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#pounditTuesday, August 9, 2022

15 biggest disappointments of NFL Week 7

Mitchell Trubisky

NFL Week 7 featured some close games, excitement, and even a handful of meltdowns. The latter category is inevitably going to lead to some disappointments, and a lot of good teams were left wondering what was going on. There were also game-changing mistakes, including one missed kick from one of the most reliable kickers in the league.

Here are the 15 biggest disappointments of NFL Week 7.

Dallas Cowboys’ special teams

Against all odds and despite more road struggles, the Cowboys looked all set to tie their game against the Washington Redskins as time was set to expire in regulation. Down three, they lined up for a 47-yard field goal that would have sent the game to overtime, but long snapper L.P. Ladouceur was called for a snap infraction before the kick, backing kicker Brett Maher up to 52. His kick curved at the last moment and hit the upright. It may well have been good from 47. The call was controversial, but ultimately cost them a chance at the game.

Philadelphia Eagles’ 4th-quarter play

The Eagles looked safe through three quarters, leading 17-0 and dominating at home against Carolina. Their defense looked great, while Carolina’s offense barely could get anything going. Then they totally collapsed. Carolina scored 21 points on three drives in the span of ten minutes, two of them 80 yards or better. The alarming part is this is the second time the Eagles let a fourth-quarter lead slip this season, being outscored 10-3 in the final frame by the Tennessee Titans in Week 4 that ended with an overtime loss. The Eagles are now 3-4, and nowhere near where they would have wanted to be at this point.

Justin Tucker, K, Ravens

When it comes to extra points, Tucker is as reliable as it gets. He stepped up with 23 seconds left in the fourth quarter Sunday having converted all 222 of his career extra point attempts, and his team was down a point. The tie seemed inevitable, until Tucker somehow missed. He’ll likely recover fine from this, as he has one of the best records of any NFL kicker, active or otherwise. But sports can be cruel, and of course the one miss off Tucker’s boot comes in a situation where he simply couldn’t afford to miss.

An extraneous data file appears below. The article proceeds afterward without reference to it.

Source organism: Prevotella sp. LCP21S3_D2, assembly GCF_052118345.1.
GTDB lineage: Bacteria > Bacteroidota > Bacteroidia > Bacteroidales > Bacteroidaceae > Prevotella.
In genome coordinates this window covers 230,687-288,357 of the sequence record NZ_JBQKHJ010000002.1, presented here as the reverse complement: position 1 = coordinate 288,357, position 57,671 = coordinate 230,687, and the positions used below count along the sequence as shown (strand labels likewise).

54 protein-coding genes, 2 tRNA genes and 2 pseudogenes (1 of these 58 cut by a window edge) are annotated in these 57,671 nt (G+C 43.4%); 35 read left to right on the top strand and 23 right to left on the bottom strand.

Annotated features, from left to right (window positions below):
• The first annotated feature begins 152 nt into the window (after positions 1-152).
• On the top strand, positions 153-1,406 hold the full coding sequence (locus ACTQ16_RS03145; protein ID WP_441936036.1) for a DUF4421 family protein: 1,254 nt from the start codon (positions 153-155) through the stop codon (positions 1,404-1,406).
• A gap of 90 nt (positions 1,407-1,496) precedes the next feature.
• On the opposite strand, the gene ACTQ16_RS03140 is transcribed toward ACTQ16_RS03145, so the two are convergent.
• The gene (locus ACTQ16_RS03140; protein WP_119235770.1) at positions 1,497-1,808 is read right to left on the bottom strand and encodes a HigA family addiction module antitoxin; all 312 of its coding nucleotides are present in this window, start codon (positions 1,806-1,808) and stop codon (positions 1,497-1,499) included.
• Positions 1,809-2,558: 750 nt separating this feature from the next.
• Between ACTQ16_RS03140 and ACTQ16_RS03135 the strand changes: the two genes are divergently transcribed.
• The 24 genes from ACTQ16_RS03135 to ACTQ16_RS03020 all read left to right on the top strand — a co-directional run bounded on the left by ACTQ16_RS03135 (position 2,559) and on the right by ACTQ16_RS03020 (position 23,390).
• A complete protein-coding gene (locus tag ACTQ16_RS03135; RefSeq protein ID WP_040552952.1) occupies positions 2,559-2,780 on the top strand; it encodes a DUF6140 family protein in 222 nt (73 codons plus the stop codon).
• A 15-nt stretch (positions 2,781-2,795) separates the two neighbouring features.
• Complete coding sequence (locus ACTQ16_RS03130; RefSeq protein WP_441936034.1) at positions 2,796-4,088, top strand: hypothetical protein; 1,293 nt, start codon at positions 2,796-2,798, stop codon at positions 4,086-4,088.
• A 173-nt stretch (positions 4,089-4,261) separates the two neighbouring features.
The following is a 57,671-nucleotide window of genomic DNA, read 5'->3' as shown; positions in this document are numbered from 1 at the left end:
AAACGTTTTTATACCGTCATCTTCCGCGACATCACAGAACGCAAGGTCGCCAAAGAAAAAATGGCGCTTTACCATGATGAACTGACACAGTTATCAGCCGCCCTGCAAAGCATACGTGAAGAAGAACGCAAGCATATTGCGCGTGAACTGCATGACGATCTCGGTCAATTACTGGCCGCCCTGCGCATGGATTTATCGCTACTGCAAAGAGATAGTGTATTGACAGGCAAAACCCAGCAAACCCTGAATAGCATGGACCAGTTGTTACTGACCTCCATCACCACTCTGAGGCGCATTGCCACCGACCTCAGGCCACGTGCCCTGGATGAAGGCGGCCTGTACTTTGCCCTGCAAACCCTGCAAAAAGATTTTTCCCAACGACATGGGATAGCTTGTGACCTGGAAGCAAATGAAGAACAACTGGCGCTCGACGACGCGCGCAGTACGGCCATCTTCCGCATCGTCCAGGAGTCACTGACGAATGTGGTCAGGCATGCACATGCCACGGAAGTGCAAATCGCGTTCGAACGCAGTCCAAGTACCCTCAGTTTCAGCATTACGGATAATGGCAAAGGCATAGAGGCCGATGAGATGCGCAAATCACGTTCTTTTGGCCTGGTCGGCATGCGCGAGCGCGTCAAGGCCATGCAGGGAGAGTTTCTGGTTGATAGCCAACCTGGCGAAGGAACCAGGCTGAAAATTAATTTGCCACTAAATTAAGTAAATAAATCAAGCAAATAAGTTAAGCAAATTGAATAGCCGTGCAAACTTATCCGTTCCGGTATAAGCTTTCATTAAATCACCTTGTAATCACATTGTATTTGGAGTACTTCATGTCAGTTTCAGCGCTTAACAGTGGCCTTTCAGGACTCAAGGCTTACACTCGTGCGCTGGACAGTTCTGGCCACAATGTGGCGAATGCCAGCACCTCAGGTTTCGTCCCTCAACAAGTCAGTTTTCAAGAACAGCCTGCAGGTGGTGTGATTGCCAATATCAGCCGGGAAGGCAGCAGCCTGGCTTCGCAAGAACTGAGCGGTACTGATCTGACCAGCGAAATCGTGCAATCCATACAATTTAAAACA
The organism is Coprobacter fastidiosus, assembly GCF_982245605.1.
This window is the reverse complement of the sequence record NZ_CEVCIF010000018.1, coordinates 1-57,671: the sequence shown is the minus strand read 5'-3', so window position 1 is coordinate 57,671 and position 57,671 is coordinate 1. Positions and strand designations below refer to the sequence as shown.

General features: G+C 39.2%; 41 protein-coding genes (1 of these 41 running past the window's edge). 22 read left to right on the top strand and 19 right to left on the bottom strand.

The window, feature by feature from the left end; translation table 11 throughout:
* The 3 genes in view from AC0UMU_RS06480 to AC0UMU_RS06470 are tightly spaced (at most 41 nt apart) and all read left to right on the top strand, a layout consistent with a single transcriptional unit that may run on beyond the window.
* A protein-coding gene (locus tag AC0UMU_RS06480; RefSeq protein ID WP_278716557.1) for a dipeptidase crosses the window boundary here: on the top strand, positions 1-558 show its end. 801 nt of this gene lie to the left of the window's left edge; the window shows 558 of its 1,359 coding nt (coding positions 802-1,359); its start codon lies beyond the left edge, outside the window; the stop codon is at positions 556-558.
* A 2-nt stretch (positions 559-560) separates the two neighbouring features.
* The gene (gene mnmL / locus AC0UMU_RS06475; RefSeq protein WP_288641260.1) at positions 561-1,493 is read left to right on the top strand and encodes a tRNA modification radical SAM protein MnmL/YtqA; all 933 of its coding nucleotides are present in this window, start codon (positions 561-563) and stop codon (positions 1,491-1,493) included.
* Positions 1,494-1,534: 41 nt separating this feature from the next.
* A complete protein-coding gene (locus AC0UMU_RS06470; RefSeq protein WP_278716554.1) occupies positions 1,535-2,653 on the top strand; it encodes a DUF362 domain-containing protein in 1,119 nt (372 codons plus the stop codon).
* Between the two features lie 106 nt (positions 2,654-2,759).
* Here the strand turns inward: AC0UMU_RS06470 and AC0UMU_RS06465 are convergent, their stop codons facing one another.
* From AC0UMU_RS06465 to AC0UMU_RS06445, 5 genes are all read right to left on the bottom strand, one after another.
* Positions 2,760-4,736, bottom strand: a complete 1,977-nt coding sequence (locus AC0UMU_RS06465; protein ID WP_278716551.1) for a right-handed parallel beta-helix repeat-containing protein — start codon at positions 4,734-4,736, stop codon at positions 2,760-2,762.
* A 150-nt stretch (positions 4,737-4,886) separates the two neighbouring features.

Jacksonville Jaguars

Once a Super Bowl contender, the Jaguars are licking their wounds and trying to figure out if they can still win their division. Blake Bortles has been benched and looks like he’ll be sitting for at least the foreseeable future. The running game is little threat without Leonard Fournette, the player around whom the offense was built. The vaunted defense wasn’t awful, but still gave up 272 total yards to a Houston offense trying to survive with an injured Deshaun Watson. After the game, the Jags’ locker room turned ugly. It’s unclear where they go from here.

Jabrill Peppers, PR, Browns

With about three and a half minutes left in overtime, Peppers was set to return a punt that would have given Cleveland excellent field position near midfield. He got close to his own 45-yard line and promptly fumbled the ball, allowing Tampa Bay to recover with a very short field in front of them. The Bucs still almost blew it — they needed a 59-yard field goal to clinch the victory — but Peppers’ fumble still set them up for the win when it should have been the Browns trying to drive for the decisive score. It was a brutal mistake that cost Cleveland the game.

Washington’s red-zone offense

Washington narrowly survived at home against the Dallas Cowboys, but a more efficient offense likely would have had the game put away long before it actually was. Washington’s offense stalled out on the first drive of the second quarter, when they got down to the Dallas one-yard line but couldn’t punch it in, forcing them to settle for a short field goal. It happened again early in the fourth when the Redskins moved down to the Dallas 7 before stalling again, kicking another field goal. That’s not counting a turnover on downs at the Cowboys’ 39 to end the first half. The eight points left on the board kept the score close and allowed Dallas a shot to tie things late.

Sam Darnold, QB, Jets

Darnold continues to mix very good performances in with very bad ones, and Sunday’s effort fell into the latter camp against the talented Minnesota Vikings defense. Darnold’s performance couldn’t be chalked up solely to the defense, though. He completed just 17 of his 42 pass attempts during the windy game. He also threw three picks, none of them particularly unlucky, and simply didn’t offer the Jets any real chance of winning the game. There will be weeks like this, and he’s already shown the ability to bounce back from them, but it doesn’t make them any easier to swallow now.